Using the sun’s energy to heat water, drive small engines or even power space stations is no longer a concept out of science fiction. But solar powered flight? A German professor has made it happen.
German professor Rudolf Voit-Nitschmann set a world record with his solar-powered glider ICARE II.
Stuttgart aeronautical engineer Rudolf Voit-Nitschmann had simply planned an experimental flight. The hobby pilot climbed into his solar-paneled plane one day last summer, with the idea of flying around southwest Germany for an hour or two to test new electronic equipment.
But what started off as a routine test became a world record event.
The Stuttgart University professor steered his glider, the ICARE II, northwards. Five hours later, he landed at Jena, in the German state of Thuringia. He’d flown a distance of some 220 miles -- much further than anyone else had previously flown a solar-powered plane.
“I was a little bit surprised after one-and-a-half hours, after two hours, that the system still worked very well,” Voit-Nitschmann recalls. “So I decided to fly as long as possible.”
A unique aircraft -- with limitations
The ICARE II aircraft looks more or less like a standard glider. It weighs just 640 pounds -- no more than the weight of three sizeable people. Its wingspan measures around 80 feet.
Solar modules like the ones used on the ICARE II.
But its most notable feature is a black film of solar fuel cells covering the wings. The energy of the sun, collected in these solar cells, drives a propeller fitted into the tailfin of the plane.
However, there are limitations to solar flying. These planes only really work in good weather conditions during daylight hours -- and even then, only during the warmest six or seven months of the year, when the sun shines for longer periods.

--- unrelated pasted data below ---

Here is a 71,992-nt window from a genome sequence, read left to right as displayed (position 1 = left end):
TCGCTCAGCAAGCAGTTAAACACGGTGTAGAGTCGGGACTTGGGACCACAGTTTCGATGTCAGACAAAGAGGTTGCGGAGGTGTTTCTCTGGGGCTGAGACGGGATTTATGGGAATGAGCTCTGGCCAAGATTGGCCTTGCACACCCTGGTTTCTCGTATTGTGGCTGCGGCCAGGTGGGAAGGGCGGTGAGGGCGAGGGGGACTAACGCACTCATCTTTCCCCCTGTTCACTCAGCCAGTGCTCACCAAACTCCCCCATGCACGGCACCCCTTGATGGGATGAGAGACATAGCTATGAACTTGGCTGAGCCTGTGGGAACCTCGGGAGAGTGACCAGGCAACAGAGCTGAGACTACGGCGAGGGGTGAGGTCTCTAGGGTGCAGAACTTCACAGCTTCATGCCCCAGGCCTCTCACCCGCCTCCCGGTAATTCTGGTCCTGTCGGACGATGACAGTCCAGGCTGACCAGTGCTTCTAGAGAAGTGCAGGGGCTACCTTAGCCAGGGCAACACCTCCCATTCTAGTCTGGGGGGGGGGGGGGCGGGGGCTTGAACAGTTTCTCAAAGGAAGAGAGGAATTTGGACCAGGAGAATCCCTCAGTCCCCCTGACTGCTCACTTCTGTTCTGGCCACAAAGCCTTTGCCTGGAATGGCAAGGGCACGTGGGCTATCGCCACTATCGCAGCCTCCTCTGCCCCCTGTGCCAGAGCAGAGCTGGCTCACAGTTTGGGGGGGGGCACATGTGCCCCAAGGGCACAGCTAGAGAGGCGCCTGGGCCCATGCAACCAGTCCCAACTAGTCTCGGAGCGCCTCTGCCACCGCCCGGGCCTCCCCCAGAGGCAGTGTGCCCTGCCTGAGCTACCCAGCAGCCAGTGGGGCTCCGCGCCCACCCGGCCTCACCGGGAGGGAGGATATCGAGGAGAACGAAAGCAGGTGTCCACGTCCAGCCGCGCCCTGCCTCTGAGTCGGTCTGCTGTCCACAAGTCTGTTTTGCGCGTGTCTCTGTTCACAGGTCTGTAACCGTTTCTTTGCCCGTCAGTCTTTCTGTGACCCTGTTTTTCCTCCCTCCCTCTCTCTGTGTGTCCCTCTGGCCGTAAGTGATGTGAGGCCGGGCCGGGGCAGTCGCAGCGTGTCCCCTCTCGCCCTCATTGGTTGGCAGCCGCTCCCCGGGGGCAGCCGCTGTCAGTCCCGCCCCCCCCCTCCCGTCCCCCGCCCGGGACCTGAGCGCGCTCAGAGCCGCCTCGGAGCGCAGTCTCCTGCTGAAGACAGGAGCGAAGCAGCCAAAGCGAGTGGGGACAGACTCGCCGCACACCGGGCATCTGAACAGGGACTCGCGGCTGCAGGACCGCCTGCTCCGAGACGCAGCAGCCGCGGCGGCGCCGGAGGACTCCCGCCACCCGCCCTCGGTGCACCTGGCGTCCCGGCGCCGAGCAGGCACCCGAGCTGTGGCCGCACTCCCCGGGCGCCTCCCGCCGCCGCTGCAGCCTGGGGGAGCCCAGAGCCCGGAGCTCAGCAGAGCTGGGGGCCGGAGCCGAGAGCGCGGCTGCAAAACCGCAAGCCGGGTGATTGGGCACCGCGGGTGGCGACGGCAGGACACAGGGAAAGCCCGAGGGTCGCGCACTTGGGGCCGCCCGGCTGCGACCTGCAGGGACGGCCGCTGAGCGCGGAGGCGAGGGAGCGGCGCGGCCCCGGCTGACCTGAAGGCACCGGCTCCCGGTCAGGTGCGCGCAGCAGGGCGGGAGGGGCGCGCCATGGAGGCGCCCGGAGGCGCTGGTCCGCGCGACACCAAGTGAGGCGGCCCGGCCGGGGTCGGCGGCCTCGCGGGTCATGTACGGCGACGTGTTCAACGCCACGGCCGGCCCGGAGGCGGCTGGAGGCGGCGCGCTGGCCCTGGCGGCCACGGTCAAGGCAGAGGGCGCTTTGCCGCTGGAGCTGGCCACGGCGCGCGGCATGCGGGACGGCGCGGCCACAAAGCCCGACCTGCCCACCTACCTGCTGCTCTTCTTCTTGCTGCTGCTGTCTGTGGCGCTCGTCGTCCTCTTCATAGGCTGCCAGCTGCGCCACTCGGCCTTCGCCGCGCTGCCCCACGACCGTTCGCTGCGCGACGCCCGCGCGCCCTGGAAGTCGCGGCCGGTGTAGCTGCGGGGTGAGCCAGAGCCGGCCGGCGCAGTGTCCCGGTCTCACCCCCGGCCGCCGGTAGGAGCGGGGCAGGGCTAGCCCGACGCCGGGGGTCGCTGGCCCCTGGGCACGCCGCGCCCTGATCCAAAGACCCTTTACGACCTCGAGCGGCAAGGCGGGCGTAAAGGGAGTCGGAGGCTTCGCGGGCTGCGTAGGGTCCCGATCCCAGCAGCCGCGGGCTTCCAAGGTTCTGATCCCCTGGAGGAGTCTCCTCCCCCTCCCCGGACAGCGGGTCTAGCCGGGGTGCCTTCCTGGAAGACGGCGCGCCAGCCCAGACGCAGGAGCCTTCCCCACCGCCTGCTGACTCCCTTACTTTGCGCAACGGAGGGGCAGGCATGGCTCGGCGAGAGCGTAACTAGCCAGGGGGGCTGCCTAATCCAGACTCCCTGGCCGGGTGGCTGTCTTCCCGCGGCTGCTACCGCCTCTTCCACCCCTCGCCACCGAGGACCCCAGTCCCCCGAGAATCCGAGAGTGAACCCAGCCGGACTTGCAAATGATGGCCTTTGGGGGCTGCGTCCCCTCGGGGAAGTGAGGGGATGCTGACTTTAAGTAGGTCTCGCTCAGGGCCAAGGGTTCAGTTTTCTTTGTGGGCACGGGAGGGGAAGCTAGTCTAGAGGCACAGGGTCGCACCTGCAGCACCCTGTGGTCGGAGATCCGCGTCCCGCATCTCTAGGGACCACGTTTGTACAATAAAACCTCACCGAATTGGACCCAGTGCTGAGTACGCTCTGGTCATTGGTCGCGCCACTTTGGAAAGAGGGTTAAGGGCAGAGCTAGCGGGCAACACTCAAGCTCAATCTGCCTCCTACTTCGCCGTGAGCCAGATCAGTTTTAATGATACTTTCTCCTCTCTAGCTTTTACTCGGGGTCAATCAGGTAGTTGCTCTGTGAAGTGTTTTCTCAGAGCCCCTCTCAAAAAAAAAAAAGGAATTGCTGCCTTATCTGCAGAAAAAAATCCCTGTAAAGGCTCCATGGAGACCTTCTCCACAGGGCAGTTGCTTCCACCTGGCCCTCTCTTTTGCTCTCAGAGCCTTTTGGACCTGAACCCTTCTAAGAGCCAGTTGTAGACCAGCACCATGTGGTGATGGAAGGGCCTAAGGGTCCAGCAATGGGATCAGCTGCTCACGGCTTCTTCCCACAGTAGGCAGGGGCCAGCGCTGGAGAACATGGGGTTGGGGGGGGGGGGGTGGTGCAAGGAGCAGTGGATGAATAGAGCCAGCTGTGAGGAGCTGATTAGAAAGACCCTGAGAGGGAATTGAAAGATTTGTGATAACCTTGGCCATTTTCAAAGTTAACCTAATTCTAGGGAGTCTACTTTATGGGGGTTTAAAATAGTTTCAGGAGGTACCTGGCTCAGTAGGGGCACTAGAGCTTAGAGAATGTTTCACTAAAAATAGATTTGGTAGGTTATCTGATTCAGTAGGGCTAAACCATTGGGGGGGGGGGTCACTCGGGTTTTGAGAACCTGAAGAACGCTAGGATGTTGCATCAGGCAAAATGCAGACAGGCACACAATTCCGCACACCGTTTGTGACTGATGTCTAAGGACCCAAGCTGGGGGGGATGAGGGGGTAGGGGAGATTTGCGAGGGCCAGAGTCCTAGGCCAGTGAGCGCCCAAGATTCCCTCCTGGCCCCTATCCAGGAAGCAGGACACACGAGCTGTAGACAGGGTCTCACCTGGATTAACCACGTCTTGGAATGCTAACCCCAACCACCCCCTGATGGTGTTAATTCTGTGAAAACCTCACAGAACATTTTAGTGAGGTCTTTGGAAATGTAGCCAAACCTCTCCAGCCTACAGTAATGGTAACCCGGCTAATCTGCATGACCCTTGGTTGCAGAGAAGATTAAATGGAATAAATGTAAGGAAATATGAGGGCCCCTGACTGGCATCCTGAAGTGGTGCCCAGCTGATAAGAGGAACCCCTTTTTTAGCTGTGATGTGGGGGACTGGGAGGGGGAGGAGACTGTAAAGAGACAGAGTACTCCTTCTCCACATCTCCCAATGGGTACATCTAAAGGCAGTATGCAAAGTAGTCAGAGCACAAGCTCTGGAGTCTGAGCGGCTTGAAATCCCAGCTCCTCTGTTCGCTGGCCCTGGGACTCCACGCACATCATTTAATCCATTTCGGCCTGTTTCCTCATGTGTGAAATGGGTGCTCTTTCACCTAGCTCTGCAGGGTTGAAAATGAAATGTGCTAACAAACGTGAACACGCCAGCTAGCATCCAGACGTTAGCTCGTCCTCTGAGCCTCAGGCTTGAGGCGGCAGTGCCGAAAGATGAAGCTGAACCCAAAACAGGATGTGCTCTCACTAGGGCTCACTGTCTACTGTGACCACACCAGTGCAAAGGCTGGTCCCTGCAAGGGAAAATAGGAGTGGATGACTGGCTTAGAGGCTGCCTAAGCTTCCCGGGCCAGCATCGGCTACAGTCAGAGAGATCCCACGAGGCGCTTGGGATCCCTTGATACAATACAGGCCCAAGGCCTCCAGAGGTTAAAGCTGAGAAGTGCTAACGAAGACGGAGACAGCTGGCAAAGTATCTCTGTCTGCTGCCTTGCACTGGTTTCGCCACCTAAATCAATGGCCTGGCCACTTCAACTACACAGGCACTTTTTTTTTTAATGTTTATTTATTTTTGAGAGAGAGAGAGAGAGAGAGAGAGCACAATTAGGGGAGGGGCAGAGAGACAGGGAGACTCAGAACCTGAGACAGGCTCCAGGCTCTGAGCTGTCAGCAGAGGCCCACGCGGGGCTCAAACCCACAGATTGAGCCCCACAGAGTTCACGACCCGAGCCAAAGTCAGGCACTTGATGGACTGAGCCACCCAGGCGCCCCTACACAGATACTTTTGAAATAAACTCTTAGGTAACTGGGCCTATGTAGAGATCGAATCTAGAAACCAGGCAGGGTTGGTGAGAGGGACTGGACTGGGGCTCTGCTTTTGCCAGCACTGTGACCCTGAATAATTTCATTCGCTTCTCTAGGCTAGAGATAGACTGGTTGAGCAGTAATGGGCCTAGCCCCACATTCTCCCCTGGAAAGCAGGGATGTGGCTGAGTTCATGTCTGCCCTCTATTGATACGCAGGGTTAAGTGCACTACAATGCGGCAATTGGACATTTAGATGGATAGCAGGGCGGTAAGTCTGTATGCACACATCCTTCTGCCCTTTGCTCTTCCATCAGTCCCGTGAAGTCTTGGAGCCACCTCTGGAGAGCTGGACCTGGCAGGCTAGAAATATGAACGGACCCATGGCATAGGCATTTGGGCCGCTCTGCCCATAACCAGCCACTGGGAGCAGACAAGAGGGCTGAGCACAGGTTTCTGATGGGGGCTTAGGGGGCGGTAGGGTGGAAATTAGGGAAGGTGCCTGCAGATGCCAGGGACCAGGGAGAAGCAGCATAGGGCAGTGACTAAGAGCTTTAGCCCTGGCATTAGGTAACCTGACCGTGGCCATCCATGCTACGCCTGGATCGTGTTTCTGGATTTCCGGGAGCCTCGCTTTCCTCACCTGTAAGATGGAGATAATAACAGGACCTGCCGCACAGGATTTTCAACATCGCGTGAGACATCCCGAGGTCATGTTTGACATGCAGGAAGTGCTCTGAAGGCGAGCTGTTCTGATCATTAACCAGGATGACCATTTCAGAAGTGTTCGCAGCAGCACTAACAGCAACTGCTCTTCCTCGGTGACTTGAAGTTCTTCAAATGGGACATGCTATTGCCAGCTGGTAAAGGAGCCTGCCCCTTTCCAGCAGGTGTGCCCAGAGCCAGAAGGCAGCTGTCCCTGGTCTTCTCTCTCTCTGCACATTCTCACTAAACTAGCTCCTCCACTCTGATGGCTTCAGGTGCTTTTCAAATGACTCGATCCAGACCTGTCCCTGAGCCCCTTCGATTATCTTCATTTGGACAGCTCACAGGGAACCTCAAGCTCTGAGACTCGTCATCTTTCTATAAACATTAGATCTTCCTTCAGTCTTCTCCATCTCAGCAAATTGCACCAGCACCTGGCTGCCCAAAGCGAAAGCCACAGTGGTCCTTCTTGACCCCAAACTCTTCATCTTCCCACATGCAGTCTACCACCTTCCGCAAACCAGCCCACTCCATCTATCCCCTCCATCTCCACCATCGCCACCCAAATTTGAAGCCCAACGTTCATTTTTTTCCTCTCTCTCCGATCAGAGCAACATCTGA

Despite these restrictions, Voit-Nitschmann, who heads a team of 35 aircraft engineers and students, sees a number of possibilities for solar flight. “It will be possible in the future in private transportation, for example sports flying, with one or two persons,” he says, adding that this would result in more environmentally-friendly private flying.
“The second idea is to build commercially operated platforms flying at very high altitudes of about 50,000 feet,” Voit-Nitschmann says. These could provide telecommunications and observations on the weather and other traffic. “They can do nearly the same things with satellites today.”
Waking new interest
One of the consequences of Voit-Nitschmann’s record flight is that it has promoted new interest in solar flying. The Paris-based World Air Sports Federation is now developing special categories for solar flying records. Voit-Nitschmann’s record is not actually official, though, because there’s simply no formal category for solar flight.
“I was also involved in this discussion about defining a category, and I think in one or two years, it will be possible to have an appropriate one,” he says. And when that happens, Voit-Nitschmann will bring out his plane again. “Of course, I will try to establish this record officially if we have the appropriate category.”
If solar-powered flying does catch on in the future as a relatively cheap, environmentally-friendly, and popular form of flying, it will be thanks to the experimental and practical flying work of pioneer aviators like Voit-Nitschmann and his team.